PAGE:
said, he believed that questions of that kind sometimes derived great weight and importance from the quarter whence they proceeded; and he, therefore, hailed with satisfaction and pleasure the fact that the representative of one of the largest towns in the country had brought that question forward with so much ability. Although he thought it would be premature for the House to pass a positive opinion upon the very large scheme propounded by the hon. Member for Liverpool (Mr. Rathbone) it was very important that the attention of the country should be fixed upon it; and he trusted, also, that it would receive the earnest consideration of the Government. They all knew that considerable jealousy of the interference of the central authority existed in many parts of the country; but if the aid of the public Exchequer was to be invoked to lighten the pressure of local burdens, the various local bodies must be prepared to submit to a larger degree of central control than they had hitherto been subjected to, in order to secure that the money obtained from the State should be properly expended. The proposition brought before them that night was, he thought, the best solution yet offered of that most difficult problem—namely, how they could reach a large amount of property which had hitherto been un-taxed. The hardship of subjecting one description of property only to local burdens had long been complained of, and the difficulty which had always met them was, how to reach property that was not visible. The hon. Member for Liverpool had suggested a means by which they could accomplish that, and, having once done so, it was to be hoped that the hon. Gentleman would not lose sight of that great principle. The proceedings of the House lately appeared to him to have paved the way towards the attainment of that great object, because they had heard propounded a principle which had rather startled himself, but which had been accepted with great unanimity —at any rate on the other side of the House. He had always fancied that the liability to local taxation attached to occupation, and hitherto that principle had been the accepted principle of the law. But they had lately heard that principle contested, and it had been asserted that the liability ought to attach to ownership, and the moment they found the man the first query that arose was as to his liability to pay. Did anybody think that when once the question of the ability of the owner to pay was raised, the question would stop there, and his ability to pay would rest with the house or a small portion of land? He did not believe it. It would then have reference to what his whole ability was, and his whole property—not a mere portion of it—would be deemed liable to the payment required of him. In that sense he thought he saw an inclination on the part of the House to extend the liability beyond its present limits. He would not enter into the question of the increase of pauperism, or the mal-administration of the Poor Law; but he thought the present system was really an encouragement to pauperism, and the country was awakened to that great and melancholy truth. The hon. Gentleman had perhaps rather weakened his case by mentioning the fact that a guardian had written to him telling him that only 50 per cent of the rates due had been collected. But the hon. Member had stated one maxim which it was to be hoped would be taken to heart by the country at large—namely, that the wealthy merchant in our great towns pays in an inverse ratio to his wealth towards the support and relief of the poor.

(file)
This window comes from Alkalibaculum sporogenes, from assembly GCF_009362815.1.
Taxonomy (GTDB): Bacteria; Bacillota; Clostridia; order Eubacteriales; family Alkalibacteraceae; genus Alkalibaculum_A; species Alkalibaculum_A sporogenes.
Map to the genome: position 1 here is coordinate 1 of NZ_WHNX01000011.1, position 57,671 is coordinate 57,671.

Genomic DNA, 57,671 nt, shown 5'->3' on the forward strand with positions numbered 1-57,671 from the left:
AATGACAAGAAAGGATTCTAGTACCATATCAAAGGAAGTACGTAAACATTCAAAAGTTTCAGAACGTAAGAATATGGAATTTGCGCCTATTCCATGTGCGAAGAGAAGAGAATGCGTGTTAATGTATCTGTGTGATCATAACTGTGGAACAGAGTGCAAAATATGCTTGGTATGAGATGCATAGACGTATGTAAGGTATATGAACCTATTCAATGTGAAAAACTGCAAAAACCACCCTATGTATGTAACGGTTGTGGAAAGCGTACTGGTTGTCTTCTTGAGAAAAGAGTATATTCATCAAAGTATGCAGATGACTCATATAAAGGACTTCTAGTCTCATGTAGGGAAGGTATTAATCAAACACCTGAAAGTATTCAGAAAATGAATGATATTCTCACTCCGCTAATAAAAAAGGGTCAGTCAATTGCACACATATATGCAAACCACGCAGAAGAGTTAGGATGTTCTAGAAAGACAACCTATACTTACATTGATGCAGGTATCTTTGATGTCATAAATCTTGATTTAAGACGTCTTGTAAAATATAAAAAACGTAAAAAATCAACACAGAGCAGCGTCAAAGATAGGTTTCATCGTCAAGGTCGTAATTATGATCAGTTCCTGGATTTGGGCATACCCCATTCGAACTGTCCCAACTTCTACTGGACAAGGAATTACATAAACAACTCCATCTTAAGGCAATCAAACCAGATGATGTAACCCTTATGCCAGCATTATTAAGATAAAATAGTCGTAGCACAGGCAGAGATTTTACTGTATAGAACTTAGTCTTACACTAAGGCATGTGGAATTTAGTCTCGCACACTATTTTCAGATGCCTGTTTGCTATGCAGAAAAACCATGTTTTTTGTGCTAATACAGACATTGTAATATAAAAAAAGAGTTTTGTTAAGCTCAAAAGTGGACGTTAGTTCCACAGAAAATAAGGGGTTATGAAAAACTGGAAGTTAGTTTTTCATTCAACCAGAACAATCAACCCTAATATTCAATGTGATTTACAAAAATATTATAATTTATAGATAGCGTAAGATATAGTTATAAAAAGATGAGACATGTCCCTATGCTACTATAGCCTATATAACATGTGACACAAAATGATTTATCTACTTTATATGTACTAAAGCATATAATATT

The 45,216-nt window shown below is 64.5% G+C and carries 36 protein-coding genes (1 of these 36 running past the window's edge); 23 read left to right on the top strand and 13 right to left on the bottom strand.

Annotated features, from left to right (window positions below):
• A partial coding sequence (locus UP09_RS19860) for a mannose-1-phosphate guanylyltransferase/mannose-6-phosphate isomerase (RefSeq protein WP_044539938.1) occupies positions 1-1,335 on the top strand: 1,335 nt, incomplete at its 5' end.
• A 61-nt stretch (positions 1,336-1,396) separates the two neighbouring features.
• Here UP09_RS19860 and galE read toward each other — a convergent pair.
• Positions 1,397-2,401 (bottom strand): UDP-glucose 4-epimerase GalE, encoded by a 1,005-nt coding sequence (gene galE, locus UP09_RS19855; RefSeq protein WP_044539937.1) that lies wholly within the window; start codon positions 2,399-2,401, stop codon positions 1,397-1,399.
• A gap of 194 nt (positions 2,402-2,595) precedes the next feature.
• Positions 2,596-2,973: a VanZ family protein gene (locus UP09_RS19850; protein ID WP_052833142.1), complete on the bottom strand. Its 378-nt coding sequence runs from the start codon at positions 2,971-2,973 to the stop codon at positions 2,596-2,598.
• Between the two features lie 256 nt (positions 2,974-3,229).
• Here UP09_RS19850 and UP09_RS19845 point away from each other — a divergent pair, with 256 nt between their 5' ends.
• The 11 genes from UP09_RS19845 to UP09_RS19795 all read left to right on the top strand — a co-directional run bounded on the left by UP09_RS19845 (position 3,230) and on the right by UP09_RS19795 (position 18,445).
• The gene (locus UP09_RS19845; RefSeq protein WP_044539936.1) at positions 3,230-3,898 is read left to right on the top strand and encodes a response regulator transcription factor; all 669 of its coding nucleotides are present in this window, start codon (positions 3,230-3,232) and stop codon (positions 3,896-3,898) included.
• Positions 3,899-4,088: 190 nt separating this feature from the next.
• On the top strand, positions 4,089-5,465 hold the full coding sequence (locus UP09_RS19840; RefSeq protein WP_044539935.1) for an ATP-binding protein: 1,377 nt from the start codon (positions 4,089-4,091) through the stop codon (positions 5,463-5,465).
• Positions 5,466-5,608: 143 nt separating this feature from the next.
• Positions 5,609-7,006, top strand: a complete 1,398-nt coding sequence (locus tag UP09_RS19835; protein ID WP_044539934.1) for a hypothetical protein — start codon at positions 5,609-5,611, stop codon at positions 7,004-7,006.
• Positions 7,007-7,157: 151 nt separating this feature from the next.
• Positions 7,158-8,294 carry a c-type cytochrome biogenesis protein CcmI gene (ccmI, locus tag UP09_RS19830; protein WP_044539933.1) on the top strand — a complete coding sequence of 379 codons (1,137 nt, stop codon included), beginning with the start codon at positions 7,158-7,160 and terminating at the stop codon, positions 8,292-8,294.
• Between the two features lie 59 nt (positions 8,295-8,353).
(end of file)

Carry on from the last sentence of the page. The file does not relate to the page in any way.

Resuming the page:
My hon. Friend the Member for Liverpool (Mr. Rathbone) has travelled with great ability over a space in which I hope I shall be excused from following him, because I shall endeavour to confine myself to the proposition immediately before the House. I trust also that the Mover and Seconder of the Resolution will content themselves with having so ably stated their views, and not think it necessary to press the Motion to a division. I am glad to think this is likely to be the case, because, under these circumstances, it will be unnecessary to adopt a controversial attitude in considering some of the difficulties of the case. The hon. Member has drawn what I am afraid is too true and too painful a picture of the progress of pauperism in this country. He tells us that it is on the increase, that the poor rates are on the increase, that they fall very heavily on the poor who are just above the grade of pauperism, and that this has a most degrading effect on the whole community. This is a sad picture; but though I tried to find out from the hon. Gentleman's speech what is his remedy, there I confess I am somewhat at fault. I do not understand whether he wants the administration of the Poor Law to be more lenient or more stringent—whether, in his opinion, pauperism ought to be ruled by a more lax or by a more rigid system. Certainly he said something about the system in Scotland, which made me think that he is of opinion that the Scotch system is a more satisfactory one than the English; but I confess that, having listened with great attention to my hon. Friend's speech, I am unable to come to any conclusion as to what would be his test of efficiency, and, until we have such a test, I do not see how we are to arrive at the conclusion which he invites us to adopt. Without we know what his test is, we can hardly deal with his proposal. But, passing over that, we come to the remedy he proposes. I suppose we all agree that those evils exist—that pauperism is increasing, and that the poorest class feels the pressure of the poor rate very severely. But some think that more assistance should be given to the poor, while others hold that independence is the best riches of the working class, and that we should do them more harm than good by further weakening that independence. Looking at the matter as it is now presented to us, I ask, what result would follow from the proposal of my hon. Friend? He wants us to adopt in respect of the poor the system of the Privy Council in respect of education. But if you send down an inspector to give his opinion as to the efficiency of the school, you have a test. In what does the efficiency of a national school consist? In reading, writing, and ciphering. Put a book in a child's hand and you may see whether he can read, put a bit of paper before him and you can see whether he can write; put a slate before him and you may see whether he can cipher. But what does the hon. Gentleman mean by efficiency in the administration of the Poor Law? I cannot grapple with that. Would my hon. Friend make the smallness of the expenditure the test of efficiency? That would make the Government grant depend on greediness towards the poor. Would he make the largeness of the expenditure the test? That would make the Government grant depend on the extravagance of the administration of the Poor Law.